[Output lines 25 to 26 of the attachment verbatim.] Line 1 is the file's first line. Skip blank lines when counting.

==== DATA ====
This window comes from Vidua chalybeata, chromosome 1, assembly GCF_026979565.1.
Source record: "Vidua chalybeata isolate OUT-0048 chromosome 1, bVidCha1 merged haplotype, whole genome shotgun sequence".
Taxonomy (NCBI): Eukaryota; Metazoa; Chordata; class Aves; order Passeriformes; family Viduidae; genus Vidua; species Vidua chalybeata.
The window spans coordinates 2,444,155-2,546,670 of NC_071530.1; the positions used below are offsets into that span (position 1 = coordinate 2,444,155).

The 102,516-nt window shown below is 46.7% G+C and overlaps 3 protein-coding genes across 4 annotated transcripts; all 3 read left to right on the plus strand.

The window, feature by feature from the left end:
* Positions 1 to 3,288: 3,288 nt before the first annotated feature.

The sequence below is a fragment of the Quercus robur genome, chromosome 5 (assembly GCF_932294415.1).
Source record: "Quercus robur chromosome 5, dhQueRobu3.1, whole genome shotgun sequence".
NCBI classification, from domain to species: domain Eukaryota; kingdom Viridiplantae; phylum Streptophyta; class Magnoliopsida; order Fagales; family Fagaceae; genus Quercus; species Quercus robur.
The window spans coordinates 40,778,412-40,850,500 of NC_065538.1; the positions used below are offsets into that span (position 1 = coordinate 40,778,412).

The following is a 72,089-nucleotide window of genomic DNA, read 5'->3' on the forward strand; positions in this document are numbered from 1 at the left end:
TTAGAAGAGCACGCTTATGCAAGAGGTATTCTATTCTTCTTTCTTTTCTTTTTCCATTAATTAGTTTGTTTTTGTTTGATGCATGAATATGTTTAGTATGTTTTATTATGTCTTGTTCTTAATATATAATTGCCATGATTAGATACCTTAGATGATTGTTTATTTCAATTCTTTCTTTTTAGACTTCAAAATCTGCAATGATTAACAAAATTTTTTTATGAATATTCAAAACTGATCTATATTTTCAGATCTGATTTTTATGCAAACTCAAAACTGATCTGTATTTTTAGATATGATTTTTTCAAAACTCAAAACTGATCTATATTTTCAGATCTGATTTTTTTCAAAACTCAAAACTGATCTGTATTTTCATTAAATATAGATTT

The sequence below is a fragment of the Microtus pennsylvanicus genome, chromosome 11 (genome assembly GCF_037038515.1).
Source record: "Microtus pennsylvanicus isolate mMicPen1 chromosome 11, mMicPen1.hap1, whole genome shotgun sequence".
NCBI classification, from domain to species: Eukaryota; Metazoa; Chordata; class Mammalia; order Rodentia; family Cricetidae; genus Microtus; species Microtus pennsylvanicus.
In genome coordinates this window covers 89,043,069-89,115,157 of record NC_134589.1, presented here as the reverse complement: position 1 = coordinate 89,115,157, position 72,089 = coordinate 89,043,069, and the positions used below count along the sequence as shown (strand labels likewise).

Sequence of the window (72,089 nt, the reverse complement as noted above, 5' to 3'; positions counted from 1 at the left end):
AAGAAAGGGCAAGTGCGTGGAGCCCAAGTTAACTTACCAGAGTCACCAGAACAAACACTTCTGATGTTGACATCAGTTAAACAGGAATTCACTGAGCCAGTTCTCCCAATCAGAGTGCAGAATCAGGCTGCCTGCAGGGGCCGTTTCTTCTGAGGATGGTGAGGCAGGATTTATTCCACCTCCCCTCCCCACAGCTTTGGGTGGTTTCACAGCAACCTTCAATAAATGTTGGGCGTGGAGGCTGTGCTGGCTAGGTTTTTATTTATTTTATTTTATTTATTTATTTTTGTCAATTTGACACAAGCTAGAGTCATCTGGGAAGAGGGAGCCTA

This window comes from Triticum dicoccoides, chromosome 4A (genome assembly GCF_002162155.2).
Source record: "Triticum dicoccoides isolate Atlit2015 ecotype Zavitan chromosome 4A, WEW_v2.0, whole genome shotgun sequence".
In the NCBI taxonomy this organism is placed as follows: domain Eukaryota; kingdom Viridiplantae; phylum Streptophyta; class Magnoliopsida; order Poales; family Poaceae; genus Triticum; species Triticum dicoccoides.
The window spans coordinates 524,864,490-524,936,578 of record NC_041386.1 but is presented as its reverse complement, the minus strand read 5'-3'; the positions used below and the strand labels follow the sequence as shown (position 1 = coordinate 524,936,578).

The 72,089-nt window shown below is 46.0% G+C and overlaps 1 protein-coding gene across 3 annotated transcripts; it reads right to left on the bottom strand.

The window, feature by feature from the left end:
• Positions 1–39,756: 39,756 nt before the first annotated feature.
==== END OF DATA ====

The window, feature by feature from the left end:
• Positions 1–39,756: 39,756 nt before the first annotated feature.